Role of Finite-Amplitude Rossby Waves and Nonconservative Processes in Downward Migration of Extratropical Flow Anomalies

Role of Finite-Amplitude Rossby Waves and Nonconservative Processes in Downward Migration of... AbstractThere is growing evidence that stratospheric variability exerts a noticeable imprint on tropospheric weather and climate. Despite clear evidence of these impacts, the principal mechanism whereby stratospheric variability influences tropospheric circulation has remained elusive. Here, the authors introduce a novel approach, based on the theory of finite-amplitude wave activity, for quantifying the role of adiabatic and nonconservative effects on the mean flow that shape the downward coupling from the stratosphere to the troposphere during stratospheric vortex weakening (SVW) events. The advantage of using this theory is that eddy effects (at finite amplitude) on the mean flow can be more readily distinguished from nonconservative effects.The results show (in confirmation of previous work) that the downward migration of extratropical wind anomalies is largely attributable to dynamical adjustments induced by fluctuating finite-amplitude wave forcing. The nonconservative effects, on the other hand, contribute to maintaining the downward signals in the recovery stage within the stratosphere, hinting at the importance of mixing and diabatic heating. The analysis further indicates that variations in stratospheric finite-amplitude wave forcing are too weak to account for the attendant changes and shapes in the tropospheric flow. It is suggested that the indirect effect of tropospheric finite-amplitude wave activity through the residual displacements is needed to amplify and prolong the tropospheric wind responses over several weeks. The results also reveal that the local tropospheric wave activity over the North Pacific and North Atlantic sectors plays a significant role in shaping the high-latitude tropospheric wind response to SVW events. http://www.deepdyve.com/assets/images/DeepDyve-Logo-lg.png Journal of the Atmospheric Sciences American Meteorological Society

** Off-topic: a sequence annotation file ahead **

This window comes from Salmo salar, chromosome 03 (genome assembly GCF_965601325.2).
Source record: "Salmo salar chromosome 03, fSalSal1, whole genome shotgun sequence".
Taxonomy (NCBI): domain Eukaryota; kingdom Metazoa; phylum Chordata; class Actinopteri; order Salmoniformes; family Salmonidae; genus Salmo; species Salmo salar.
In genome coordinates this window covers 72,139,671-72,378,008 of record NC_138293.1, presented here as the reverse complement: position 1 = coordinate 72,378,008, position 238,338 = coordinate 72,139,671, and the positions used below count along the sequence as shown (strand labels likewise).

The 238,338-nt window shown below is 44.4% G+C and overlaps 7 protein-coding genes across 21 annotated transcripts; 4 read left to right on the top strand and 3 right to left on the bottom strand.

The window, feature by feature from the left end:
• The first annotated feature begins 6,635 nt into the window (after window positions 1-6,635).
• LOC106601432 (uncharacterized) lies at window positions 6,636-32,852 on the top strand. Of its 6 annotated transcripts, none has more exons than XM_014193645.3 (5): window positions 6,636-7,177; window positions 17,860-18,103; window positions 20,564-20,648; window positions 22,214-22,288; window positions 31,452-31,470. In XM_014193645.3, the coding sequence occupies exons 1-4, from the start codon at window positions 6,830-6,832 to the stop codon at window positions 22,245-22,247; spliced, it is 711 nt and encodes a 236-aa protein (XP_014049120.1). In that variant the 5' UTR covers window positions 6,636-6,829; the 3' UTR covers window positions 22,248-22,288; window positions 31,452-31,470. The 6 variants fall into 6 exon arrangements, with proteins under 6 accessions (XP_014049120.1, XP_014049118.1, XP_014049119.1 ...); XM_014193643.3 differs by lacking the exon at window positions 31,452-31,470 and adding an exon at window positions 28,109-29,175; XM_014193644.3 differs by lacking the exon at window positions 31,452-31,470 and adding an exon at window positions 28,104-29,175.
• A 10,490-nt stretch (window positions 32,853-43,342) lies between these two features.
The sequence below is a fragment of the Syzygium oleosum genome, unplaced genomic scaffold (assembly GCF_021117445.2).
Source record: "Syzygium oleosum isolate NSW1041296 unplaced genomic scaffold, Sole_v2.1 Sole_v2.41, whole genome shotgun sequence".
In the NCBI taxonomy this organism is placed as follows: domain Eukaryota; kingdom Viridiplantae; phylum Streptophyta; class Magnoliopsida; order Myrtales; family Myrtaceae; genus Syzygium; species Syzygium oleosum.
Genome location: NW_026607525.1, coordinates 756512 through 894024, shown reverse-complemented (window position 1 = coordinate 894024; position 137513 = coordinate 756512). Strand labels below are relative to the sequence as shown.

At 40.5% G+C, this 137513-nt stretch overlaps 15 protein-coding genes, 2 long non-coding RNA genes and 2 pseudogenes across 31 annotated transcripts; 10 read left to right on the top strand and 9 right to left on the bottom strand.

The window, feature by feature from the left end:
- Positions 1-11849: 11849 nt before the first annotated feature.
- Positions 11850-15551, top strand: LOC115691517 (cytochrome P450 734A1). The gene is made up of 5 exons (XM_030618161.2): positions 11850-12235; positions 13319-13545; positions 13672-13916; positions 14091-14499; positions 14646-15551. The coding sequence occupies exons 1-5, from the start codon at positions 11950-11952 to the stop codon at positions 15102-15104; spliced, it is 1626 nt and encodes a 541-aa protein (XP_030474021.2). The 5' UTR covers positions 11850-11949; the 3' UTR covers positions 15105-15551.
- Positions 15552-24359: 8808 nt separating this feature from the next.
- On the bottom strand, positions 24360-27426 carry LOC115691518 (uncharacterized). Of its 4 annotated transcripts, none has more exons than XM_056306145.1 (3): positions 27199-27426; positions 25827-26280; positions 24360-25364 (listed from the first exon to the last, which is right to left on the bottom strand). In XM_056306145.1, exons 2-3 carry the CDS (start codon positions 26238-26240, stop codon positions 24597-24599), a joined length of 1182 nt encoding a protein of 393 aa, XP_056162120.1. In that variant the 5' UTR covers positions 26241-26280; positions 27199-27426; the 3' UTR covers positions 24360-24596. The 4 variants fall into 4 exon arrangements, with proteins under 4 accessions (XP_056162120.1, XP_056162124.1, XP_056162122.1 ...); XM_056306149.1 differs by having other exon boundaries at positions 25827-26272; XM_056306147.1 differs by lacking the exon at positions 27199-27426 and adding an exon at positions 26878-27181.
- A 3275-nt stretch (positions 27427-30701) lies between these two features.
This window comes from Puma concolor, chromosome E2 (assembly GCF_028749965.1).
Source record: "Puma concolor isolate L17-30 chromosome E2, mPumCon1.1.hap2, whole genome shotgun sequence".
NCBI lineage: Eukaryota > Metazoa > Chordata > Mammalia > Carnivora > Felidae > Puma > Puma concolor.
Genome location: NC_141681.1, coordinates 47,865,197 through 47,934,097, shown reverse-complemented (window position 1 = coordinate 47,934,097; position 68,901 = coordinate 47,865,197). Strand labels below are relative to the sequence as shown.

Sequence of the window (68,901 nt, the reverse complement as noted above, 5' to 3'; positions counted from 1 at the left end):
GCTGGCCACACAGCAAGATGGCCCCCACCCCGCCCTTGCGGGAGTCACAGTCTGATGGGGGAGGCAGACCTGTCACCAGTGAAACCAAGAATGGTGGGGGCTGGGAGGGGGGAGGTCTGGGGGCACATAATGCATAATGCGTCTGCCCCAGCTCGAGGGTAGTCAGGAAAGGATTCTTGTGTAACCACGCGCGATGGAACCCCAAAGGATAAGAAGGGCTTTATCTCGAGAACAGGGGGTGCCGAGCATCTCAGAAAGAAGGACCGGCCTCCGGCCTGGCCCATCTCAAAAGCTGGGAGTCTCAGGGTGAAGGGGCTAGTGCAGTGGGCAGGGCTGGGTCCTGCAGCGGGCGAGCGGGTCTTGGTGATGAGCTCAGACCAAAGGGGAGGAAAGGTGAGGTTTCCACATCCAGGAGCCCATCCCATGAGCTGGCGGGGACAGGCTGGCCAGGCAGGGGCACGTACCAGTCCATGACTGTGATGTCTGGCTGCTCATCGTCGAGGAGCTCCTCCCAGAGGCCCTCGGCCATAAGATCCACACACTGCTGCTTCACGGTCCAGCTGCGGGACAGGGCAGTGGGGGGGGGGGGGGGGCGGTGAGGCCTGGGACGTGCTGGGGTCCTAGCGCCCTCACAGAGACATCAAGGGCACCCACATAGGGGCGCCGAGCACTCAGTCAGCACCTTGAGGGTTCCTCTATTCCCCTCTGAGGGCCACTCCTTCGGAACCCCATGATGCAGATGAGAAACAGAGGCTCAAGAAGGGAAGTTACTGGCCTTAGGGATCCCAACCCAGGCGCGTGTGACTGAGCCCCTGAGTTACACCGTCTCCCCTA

Role of Finite-Amplitude Rossby Waves and Nonconservative Processes in Downward Migration of Extratropical Flow Anomalies

Loading next page...
 
/lp/ams/role-of-finite-amplitude-rossby-waves-and-nonconservative-processes-in-WNWDiTqBCI
Publisher
American Meteorological Society
Copyright
Copyright © American Meteorological Society
ISSN
1520-0469
eISSN
1520-0469
D.O.I.
10.1175/JAS-D-17-0376.1
Publisher site
See Article on Publisher Site

Abstract

AbstractThere is growing evidence that stratospheric variability exerts a noticeable imprint on tropospheric weather and climate. Despite clear evidence of these impacts, the principal mechanism whereby stratospheric variability influences tropospheric circulation has remained elusive. Here, the authors introduce a novel approach, based on the theory of finite-amplitude wave activity, for quantifying the role of adiabatic and nonconservative effects on the mean flow that shape the downward coupling from the stratosphere to the troposphere during stratospheric vortex weakening (SVW) events. The advantage of using this theory is that eddy effects (at finite amplitude) on the mean flow can be more readily distinguished from nonconservative effects.The results show (in confirmation of previous work) that the downward migration of extratropical wind anomalies is largely attributable to dynamical adjustments induced by fluctuating finite-amplitude wave forcing. The nonconservative effects, on the other hand, contribute to maintaining the downward signals in the recovery stage within the stratosphere, hinting at the importance of mixing and diabatic heating. The analysis further indicates that variations in stratospheric finite-amplitude wave forcing are too weak to account for the attendant changes and shapes in the tropospheric flow. It is suggested that the indirect effect of tropospheric finite-amplitude wave activity through the residual displacements is needed to amplify and prolong the tropospheric wind responses over several weeks. The results also reveal that the local tropospheric wave activity over the North Pacific and North Atlantic sectors plays a significant role in shaping the high-latitude tropospheric wind response to SVW events.

Journal

Journal of the Atmospheric SciencesAmerican Meteorological Society

Published: May 4, 2018

References

You’re reading a free preview. Subscribe to read the entire article.


DeepDyve is your
personal research library

It’s your single place to instantly
discover and read the research
that matters to you.

Enjoy affordable access to
over 18 million articles from more than
15,000 peer-reviewed journals.

All for just $49/month

Explore the DeepDyve Library

Search

Query the DeepDyve database, plus search all of PubMed and Google Scholar seamlessly

Organize

Save any article or search result from DeepDyve, PubMed, and Google Scholar... all in one place.

Access

Get unlimited, online access to over 18 million full-text articles from more than 15,000 scientific journals.

Your journals are on DeepDyve

Read from thousands of the leading scholarly journals from SpringerNature, Elsevier, Wiley-Blackwell, Oxford University Press and more.

All the latest content is available, no embargo periods.

See the journals in your area

DeepDyve

Freelancer

DeepDyve

Pro

Price

FREE

$49/month
$360/year

Save searches from
Google Scholar,
PubMed

Create lists to
organize your research

Export lists, citations

Read DeepDyve articles

Abstract access only

Unlimited access to over
18 million full-text articles

Print

20 pages / month

PDF Discount

20% off